I don’t like the word ‘balance.’ I never really have. Because there’s this static connotation to it, for me. Like I’ve achieved it finally, and now I’m good forever. Like it’s this linear path that I’ve just got to get to.
And that’s never been my experience.
Homeostasis feels more accurate to me. Because it’s balance in motion. It’s an ever-evolving, ever-moving juggling act. And some days I’m going to be unbalanced. I’m going to have demanding days. And that’s okay. Our bodies and energy systems are built to withstand a certain level of stress. Provided we give it some extra nourishment on the backend.
We’re not such simple, static objects. We’re human beings. Living, breathing, complex, ever-changing creatures. And ‘balance’ feels, to me, like the one-dimensional, arbitrary snapshot of the very dynamic process of homeostasis.
Because creation, itself, isn’t dead. It’s alive. It’s constantly alive. And the more we understand that, the less we can objectify ourselves—or judge ourselves against the perceived perfection of an object.
We all sort of think of creation as dead, right? Like I build a successful business, and bam—it’s amazing, and I never have to worry about work again. Or I find my perfect relationship and now it’s Instagram-worthy happiness for the rest of my life. Or I buy my dream home, and it’s classy dinner parties from here to eternity.
Except, exactly like homeostasis, it’s alive and—therefore—ever-evolving. My relationship isn’t some object that is solidified and in the ground. It’s changing all the time. And it needs constant cultivating, molding, and creating to stay healthy.
It’d be weird if I thought, “Well, I ate food once, so I’m pretty much good there.” So why would I think that way about anything? Of course all of creation is alive. Of course we’re constantly creating the lives we want over and over again. There’s no linear “achieving” and that’s it. But it’s a myth we continuously tell ourselves.
A few months ago, I read an interview with Elle Fanning, talking about Nicolas Winding Refn’s movie The Neon Demon. The movie explores ideas of objectification, death, and beauty. And, in the interview, Elle was talking about how pictures on Instagram are already dead. They’re already the past and sometimes even altered from reality. And yet we find those so beautiful and aspire to be like that.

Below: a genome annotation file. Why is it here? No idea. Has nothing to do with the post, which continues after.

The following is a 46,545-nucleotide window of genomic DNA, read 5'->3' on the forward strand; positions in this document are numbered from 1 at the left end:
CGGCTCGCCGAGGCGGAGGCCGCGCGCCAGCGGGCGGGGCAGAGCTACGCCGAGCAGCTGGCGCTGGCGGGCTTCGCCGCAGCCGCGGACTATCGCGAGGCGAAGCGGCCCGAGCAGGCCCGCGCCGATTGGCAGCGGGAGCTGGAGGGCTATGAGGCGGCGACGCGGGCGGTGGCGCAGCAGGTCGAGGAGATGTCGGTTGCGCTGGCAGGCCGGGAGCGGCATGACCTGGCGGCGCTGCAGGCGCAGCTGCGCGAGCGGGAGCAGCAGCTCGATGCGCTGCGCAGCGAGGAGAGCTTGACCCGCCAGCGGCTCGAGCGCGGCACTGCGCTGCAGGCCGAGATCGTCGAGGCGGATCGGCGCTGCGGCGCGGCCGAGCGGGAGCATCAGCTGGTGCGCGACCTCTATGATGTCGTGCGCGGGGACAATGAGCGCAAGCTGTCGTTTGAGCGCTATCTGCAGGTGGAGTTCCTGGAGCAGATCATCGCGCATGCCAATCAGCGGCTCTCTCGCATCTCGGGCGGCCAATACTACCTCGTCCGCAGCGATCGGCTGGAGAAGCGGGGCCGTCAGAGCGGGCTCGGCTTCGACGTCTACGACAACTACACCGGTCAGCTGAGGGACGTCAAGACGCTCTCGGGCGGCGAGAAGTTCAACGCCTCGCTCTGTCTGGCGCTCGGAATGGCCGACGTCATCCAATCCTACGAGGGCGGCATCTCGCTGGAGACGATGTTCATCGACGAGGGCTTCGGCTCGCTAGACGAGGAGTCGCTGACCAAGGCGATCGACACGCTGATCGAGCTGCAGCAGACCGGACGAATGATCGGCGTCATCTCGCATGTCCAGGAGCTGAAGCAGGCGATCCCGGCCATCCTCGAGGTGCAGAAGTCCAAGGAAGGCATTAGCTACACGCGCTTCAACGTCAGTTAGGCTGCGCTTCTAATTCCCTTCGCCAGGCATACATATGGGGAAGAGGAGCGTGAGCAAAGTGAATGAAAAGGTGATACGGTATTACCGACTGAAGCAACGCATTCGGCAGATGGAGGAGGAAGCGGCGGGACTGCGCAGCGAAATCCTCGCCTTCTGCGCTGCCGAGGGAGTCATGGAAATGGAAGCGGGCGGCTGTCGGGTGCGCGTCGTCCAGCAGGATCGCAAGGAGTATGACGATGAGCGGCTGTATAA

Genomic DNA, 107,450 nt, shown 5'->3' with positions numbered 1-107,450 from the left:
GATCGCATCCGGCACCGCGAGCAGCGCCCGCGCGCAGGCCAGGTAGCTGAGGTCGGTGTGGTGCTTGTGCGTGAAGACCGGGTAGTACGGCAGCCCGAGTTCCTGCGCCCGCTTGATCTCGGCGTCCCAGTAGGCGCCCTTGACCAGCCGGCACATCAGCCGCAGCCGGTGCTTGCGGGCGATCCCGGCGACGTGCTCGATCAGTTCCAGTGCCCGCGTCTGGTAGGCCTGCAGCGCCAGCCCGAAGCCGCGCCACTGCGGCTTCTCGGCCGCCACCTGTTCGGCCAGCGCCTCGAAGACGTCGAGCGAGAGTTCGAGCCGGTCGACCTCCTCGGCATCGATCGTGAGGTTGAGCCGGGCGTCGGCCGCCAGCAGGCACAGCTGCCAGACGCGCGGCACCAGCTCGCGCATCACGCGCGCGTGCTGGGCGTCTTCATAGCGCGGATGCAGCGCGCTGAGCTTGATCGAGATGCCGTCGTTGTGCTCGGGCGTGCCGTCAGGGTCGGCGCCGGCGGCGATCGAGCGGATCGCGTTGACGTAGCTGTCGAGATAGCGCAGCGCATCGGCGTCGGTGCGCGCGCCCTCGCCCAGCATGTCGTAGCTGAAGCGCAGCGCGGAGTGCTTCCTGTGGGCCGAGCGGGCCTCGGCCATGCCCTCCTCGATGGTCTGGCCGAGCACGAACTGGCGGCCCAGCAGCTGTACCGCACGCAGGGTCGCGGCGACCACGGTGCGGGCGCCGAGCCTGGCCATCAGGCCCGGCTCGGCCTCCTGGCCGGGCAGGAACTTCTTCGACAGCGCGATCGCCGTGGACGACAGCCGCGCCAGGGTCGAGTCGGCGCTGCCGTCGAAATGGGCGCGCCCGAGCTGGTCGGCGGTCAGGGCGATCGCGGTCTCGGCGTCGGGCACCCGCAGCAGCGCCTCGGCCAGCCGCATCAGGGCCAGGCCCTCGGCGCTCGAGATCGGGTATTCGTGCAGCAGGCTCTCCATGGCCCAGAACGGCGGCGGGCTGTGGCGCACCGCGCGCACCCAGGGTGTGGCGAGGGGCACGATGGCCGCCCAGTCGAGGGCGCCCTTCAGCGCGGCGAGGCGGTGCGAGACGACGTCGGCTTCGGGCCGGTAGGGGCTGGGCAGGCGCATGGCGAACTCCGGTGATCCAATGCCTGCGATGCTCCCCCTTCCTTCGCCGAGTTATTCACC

It really spoke to me and has been rolling around the back of my mind for months. Because there’s such poignancy there. Common sense—and a few recent studies—have pointed out that couples that “over-share” their every happy experience on social media often do so to mask relationship insecurities.
Are we trying to freeze our relationships? Capture them at a time of complete balance? The arbitrary, photo-ready snapshot of homeostasis that we’ve talked already?
What about our businesses? And our homes (Trust me—mine’s not exactly photo-ready at the moment)? And our friendships? And every other container in our lives?
They aren’t lifeless objects. They’re living complexities. And that means that we are constantly creating them. Every day, we’re cultivating more vulnerability and our relationships. And building more trust in our intuition. And creating new insights in our work. And maintaining a seemingly bottomless pile of laundry in our homes.
Creation is inherently re-creation in every moment. Hell, I’m not even the same person I was when I started writing this. I’ve shed some skin cells. And grown some new ones. And exchanged oxygen and carbon dioxide. And am constantly creating as I move through life.
Because creation is life-force. Without it, we’d be dead. Without it, our relationships, businesses, homes—whatever—would be dead.
We are constantly evolving. Changing our definitions of what a successful business might look like. Creating and re-creating beautiful containers. Giving too much and too little as we find our own homeostasis—our own balance in action.
We are alive. We’re always alive. And, if we’re not happy with some of our containers, we’re never stuck. We can create. And re-create. And destroy then create some more. Even when everything feels so fixed, it’s really just our fear of re-creating that’s holding us back.
What do you want to create—and keep creating—in the world right now?